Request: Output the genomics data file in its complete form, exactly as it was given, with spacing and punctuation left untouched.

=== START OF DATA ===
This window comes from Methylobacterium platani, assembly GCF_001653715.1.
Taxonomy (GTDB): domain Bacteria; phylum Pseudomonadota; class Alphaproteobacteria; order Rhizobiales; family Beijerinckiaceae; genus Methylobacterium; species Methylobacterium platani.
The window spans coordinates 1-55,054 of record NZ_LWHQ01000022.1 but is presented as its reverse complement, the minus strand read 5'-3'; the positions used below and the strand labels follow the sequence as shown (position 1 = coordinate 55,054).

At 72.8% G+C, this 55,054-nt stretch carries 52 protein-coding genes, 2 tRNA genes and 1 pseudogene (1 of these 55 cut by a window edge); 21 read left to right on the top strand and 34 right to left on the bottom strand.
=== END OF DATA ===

This window comes from Methylobacterium platani, assembly GCF_001653715.1.
Taxonomy (GTDB): domain Bacteria; phylum Pseudomonadota; class Alphaproteobacteria; order Rhizobiales; family Beijerinckiaceae; genus Methylobacterium; species Methylobacterium platani.
The window spans coordinates 1-55,054 of record NZ_LWHQ01000022.1 but is presented as its reverse complement, the minus strand read 5'-3'; the positions used below and the strand labels follow the sequence as shown (position 1 = coordinate 55,054).

At 72.8% G+C, this 55,054-nt stretch carries 52 protein-coding genes, 2 tRNA genes and 1 pseudogene (1 of these 55 cut by a window edge); 21 read left to right on the top strand and 34 right to left on the bottom strand.